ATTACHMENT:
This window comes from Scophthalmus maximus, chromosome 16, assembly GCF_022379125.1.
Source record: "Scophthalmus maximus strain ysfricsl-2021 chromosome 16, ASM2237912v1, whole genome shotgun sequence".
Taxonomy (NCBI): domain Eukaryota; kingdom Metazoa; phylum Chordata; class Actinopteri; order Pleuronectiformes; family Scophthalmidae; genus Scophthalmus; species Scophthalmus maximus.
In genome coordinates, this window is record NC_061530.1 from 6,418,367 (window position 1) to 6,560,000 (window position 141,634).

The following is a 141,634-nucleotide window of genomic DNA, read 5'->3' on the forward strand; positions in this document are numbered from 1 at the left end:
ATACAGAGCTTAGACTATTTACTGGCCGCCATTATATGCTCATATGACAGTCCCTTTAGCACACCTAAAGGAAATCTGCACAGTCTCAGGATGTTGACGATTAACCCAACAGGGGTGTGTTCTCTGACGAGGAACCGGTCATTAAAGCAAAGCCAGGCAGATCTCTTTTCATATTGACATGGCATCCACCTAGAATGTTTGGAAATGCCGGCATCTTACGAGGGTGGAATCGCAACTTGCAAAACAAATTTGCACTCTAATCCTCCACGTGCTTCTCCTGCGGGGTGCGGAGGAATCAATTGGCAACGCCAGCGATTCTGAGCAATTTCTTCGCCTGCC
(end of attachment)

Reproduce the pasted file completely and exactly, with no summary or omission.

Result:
This window comes from Scophthalmus maximus, chromosome 16, assembly GCF_022379125.1.
Source record: "Scophthalmus maximus strain ysfricsl-2021 chromosome 16, ASM2237912v1, whole genome shotgun sequence".
Taxonomy (NCBI): domain Eukaryota; kingdom Metazoa; phylum Chordata; class Actinopteri; order Pleuronectiformes; family Scophthalmidae; genus Scophthalmus; species Scophthalmus maximus.
In genome coordinates, this window is record NC_061530.1 from 6,418,367 (window position 1) to 6,560,000 (window position 141,634).

The following is a 141,634-nucleotide window of genomic DNA, read 5'->3' on the forward strand; positions in this document are numbered from 1 at the left end:
ATACAGAGCTTAGACTATTTACTGGCCGCCATTATATGCTCATATGACAGTCCCTTTAGCACACCTAAAGGAAATCTGCACAGTCTCAGGATGTTGACGATTAACCCAACAGGGGTGTGTTCTCTGACGAGGAACCGGTCATTAAAGCAAAGCCAGGCAGATCTCTTTTCATATTGACATGGCATCCACCTAGAATGTTTGGAAATGCCGGCATCTTACGAGGGTGGAATCGCAACTTGCAAAACAAATTTGCACTCTAATCCTCCACGTGCTTCTCCTGCGGGGTGCGGAGGAATCAATTGGCAACGCCAGCGATTCTGAGCAATTTCTTCGCCTGCC